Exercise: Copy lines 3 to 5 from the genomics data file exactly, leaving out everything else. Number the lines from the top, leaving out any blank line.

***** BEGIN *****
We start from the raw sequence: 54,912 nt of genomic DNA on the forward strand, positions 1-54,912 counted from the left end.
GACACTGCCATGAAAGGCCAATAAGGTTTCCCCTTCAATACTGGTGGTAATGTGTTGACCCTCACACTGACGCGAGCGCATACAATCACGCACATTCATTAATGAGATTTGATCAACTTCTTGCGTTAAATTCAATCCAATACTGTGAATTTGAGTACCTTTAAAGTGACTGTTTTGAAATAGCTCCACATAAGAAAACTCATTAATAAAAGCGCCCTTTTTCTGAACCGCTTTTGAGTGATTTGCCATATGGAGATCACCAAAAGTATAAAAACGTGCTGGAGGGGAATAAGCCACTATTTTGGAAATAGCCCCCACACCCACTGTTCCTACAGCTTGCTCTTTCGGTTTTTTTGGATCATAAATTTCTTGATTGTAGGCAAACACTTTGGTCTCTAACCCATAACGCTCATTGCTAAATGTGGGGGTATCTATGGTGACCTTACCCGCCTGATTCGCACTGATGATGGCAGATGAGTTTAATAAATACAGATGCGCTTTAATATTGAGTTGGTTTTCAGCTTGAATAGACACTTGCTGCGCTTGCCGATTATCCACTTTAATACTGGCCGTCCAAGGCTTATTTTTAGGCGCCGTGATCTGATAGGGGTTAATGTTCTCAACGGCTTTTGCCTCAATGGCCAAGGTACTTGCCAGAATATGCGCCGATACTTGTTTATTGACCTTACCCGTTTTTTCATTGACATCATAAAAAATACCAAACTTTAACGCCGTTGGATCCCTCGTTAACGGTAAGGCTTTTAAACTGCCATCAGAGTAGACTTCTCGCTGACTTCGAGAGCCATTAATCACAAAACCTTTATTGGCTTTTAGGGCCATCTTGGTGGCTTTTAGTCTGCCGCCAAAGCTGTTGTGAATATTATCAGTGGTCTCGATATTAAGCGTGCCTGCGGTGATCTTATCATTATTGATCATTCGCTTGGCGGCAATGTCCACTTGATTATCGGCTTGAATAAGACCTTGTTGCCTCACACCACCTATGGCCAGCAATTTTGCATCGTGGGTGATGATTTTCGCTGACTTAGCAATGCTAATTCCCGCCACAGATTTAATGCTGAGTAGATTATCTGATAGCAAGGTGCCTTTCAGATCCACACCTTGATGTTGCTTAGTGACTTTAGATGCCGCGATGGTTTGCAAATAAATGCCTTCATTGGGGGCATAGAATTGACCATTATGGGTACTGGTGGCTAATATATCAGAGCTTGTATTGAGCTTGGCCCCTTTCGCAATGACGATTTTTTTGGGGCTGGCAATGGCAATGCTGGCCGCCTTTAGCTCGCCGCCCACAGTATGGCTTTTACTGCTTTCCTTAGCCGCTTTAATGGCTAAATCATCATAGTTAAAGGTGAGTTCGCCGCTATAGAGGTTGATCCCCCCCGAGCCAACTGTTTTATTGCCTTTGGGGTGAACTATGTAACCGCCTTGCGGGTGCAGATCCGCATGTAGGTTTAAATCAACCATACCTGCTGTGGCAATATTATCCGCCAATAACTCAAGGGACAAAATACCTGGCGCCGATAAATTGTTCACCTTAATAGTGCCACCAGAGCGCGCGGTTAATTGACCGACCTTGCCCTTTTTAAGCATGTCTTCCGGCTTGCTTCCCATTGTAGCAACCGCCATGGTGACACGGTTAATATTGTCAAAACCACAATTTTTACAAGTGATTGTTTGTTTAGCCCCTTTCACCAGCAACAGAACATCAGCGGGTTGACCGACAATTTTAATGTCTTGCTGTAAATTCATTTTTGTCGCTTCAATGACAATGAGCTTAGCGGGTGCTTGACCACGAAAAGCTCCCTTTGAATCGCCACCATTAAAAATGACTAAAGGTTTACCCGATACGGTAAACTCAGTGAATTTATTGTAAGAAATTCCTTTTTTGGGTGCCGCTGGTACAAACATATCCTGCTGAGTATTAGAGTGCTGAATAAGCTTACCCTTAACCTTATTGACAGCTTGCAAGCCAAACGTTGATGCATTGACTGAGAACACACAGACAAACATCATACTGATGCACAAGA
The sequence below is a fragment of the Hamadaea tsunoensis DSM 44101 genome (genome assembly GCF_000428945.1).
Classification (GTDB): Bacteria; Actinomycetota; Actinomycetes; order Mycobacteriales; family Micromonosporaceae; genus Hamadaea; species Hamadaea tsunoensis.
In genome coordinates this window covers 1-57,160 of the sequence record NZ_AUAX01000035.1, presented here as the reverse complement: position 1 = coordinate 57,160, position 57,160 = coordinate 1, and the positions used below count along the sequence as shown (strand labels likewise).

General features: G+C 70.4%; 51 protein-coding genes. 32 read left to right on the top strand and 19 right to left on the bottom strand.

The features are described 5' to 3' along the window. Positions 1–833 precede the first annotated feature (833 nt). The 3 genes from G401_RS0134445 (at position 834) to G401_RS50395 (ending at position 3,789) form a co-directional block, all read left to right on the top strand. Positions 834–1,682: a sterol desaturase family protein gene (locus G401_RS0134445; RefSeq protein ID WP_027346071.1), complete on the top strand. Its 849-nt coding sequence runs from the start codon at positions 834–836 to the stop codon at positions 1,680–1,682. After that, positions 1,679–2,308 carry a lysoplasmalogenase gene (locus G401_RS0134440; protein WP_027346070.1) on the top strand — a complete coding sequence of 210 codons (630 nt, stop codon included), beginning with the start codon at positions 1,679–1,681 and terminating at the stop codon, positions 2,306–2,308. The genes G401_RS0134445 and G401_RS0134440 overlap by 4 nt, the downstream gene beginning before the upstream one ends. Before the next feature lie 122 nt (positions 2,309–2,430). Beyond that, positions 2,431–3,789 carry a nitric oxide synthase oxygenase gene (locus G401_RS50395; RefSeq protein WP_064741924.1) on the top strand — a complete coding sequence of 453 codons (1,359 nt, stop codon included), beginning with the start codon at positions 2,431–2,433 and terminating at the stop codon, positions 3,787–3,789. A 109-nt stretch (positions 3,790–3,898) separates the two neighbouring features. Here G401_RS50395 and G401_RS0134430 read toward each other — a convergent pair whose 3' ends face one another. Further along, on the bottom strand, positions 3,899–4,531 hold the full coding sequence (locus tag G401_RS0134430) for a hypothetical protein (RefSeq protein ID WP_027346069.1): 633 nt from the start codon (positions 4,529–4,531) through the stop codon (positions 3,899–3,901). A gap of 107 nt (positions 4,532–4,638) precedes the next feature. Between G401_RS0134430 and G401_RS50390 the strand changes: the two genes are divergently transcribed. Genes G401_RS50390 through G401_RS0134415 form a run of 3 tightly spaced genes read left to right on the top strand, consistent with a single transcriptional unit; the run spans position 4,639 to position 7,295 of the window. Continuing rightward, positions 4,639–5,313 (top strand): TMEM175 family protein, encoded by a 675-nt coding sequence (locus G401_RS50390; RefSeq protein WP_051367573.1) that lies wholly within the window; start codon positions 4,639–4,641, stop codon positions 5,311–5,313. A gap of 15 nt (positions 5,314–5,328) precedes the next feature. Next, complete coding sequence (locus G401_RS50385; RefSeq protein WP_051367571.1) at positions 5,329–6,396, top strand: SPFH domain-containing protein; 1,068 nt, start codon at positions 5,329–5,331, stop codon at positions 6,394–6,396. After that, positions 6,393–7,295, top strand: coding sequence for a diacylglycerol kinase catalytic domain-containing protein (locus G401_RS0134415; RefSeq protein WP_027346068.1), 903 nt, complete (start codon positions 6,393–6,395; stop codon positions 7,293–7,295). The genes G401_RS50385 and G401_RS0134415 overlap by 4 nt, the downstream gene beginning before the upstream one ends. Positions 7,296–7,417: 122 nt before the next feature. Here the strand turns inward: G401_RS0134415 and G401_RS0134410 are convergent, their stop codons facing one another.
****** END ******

The sequence below is a fragment of the Hamadaea tsunoensis DSM 44101 genome (genome assembly GCF_000428945.1).
Classification (GTDB): Bacteria; Actinomycetota; Actinomycetes; order Mycobacteriales; family Micromonosporaceae; genus Hamadaea; species Hamadaea tsunoensis.
In genome coordinates this window covers 1-57,160 of the sequence record NZ_AUAX01000035.1, presented here as the reverse complement: position 1 = coordinate 57,160, position 57,160 = coordinate 1, and the positions used below count along the sequence as shown (strand labels likewise).